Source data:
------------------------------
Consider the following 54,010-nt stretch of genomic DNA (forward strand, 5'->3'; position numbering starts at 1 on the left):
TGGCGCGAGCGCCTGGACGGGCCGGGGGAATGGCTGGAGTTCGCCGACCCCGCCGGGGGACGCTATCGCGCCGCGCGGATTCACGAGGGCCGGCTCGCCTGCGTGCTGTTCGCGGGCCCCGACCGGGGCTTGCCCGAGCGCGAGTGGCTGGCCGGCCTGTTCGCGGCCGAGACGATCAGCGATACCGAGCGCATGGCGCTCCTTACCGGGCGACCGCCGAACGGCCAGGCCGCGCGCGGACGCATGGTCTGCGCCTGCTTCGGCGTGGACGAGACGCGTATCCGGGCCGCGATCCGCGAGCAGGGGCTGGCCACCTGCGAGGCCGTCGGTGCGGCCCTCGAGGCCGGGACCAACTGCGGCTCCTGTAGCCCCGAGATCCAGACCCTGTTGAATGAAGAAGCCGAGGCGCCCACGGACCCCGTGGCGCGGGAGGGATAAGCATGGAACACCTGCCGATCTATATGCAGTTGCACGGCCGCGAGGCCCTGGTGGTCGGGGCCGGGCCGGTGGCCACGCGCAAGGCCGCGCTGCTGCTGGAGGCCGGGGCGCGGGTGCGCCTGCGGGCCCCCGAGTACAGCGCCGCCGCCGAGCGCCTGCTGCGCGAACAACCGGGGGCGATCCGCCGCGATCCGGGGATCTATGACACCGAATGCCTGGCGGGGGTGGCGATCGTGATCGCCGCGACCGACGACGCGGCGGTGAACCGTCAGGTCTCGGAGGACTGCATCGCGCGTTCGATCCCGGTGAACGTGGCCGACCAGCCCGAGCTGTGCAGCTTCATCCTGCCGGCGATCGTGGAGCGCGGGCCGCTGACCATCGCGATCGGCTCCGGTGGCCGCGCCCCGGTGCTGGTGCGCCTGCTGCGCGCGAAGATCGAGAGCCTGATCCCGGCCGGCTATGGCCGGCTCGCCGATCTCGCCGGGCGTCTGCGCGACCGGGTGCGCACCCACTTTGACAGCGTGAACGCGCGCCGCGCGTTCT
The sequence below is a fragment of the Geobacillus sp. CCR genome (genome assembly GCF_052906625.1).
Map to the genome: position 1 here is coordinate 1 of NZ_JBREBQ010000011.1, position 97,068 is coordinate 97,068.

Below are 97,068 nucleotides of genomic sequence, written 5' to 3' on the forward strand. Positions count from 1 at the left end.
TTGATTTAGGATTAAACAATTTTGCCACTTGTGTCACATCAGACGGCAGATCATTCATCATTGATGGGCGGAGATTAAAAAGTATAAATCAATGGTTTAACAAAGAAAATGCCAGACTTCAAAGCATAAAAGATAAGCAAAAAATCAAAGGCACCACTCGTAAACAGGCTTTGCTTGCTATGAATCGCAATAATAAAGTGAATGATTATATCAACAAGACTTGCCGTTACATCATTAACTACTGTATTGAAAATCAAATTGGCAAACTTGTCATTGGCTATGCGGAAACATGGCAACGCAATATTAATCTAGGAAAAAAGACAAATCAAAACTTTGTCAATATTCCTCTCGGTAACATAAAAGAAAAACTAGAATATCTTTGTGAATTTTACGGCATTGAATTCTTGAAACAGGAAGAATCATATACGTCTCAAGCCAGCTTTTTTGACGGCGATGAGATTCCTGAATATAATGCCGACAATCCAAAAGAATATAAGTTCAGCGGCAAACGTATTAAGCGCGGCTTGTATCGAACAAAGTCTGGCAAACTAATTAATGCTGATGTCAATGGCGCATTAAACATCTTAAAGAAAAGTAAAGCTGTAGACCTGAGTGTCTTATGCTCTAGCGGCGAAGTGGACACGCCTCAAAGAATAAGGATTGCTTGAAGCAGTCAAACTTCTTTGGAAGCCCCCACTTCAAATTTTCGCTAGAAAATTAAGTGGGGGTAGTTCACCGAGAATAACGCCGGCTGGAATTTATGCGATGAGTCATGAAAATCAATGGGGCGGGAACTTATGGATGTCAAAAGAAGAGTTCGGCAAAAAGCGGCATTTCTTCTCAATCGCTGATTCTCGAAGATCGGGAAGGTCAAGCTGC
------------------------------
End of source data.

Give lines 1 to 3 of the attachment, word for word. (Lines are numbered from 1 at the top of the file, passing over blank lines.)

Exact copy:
Consider the following 54,010-nt stretch of genomic DNA (forward strand, 5'->3'; position numbering starts at 1 on the left):
TGGCGCGAGCGCCTGGACGGGCCGGGGGAATGGCTGGAGTTCGCCGACCCCGCCGGGGGACGCTATCGCGCCGCGCGGATTCACGAGGGCCGGCTCGCCTGCGTGCTGTTCGCGGGCCCCGACCGGGGCTTGCCCGAGCGCGAGTGGCTGGCCGGCCTGTTCGCGGCCGAGACGATCAGCGATACCGAGCGCATGGCGCTCCTTACCGGGCGACCGCCGAACGGCCAGGCCGCGCGCGGACGCATGGTCTGCGCCTGCTTCGGCGTGGACGAGACGCGTATCCGGGCCGCGATCCGCGAGCAGGGGCTGGCCACCTGCGAGGCCGTCGGTGCGGCCCTCGAGGCCGGGACCAACTGCGGCTCCTGTAGCCCCGAGATCCAGACCCTGTTGAATGAAGAAGCCGAGGCGCCCACGGACCCCGTGGCGCGGGAGGGATAAGCATGGAACACCTGCCGATCTATATGCAGTTGCACGGCCGCGAGGCCCTGGTGGTCGGGGCCGGGCCGGTGGCCACGCGCAAGGCCGCGCTGCTGCTGGAGGCCGGGGCGCGGGTGCGCCTGCGGGCCCCCGAGTACAGCGCCGCCGCCGAGCGCCTGCTGCGCGAACAACCGGGGGCGATCCGCCGCGATCCGGGGATCTATGACACCGAATGCCTGGCGGGGGTGGCGATCGTGATCGCCGCGACCGACGACGCGGCGGTGAACCGTCAGGTCTCGGAGGACTGCATCGCGCGTTCGATCCCGGTGAACGTGGCCGACCAGCCCGAGCTGTGCAGCTTCATCCTGCCGGCGATCGTGGAGCGCGGGCCGCTGACCATCGCGATCGGCTCCGGTGGCCGCGCCCCGGTGCTGGTGCGCCTGCTGCGCGCGAAGATCGAGAGCCTGATCCCGGCCGGCTATGGCCGGCTCGCCGATCTCGCCGGGCGTCTGCGCGACCGGGTGCGCACCCACTTTGACAGCGTGAACGCGCGCCGCGCGTTCT
The sequence below is a fragment of the Geobacillus sp. CCR genome (genome assembly GCF_052906625.1).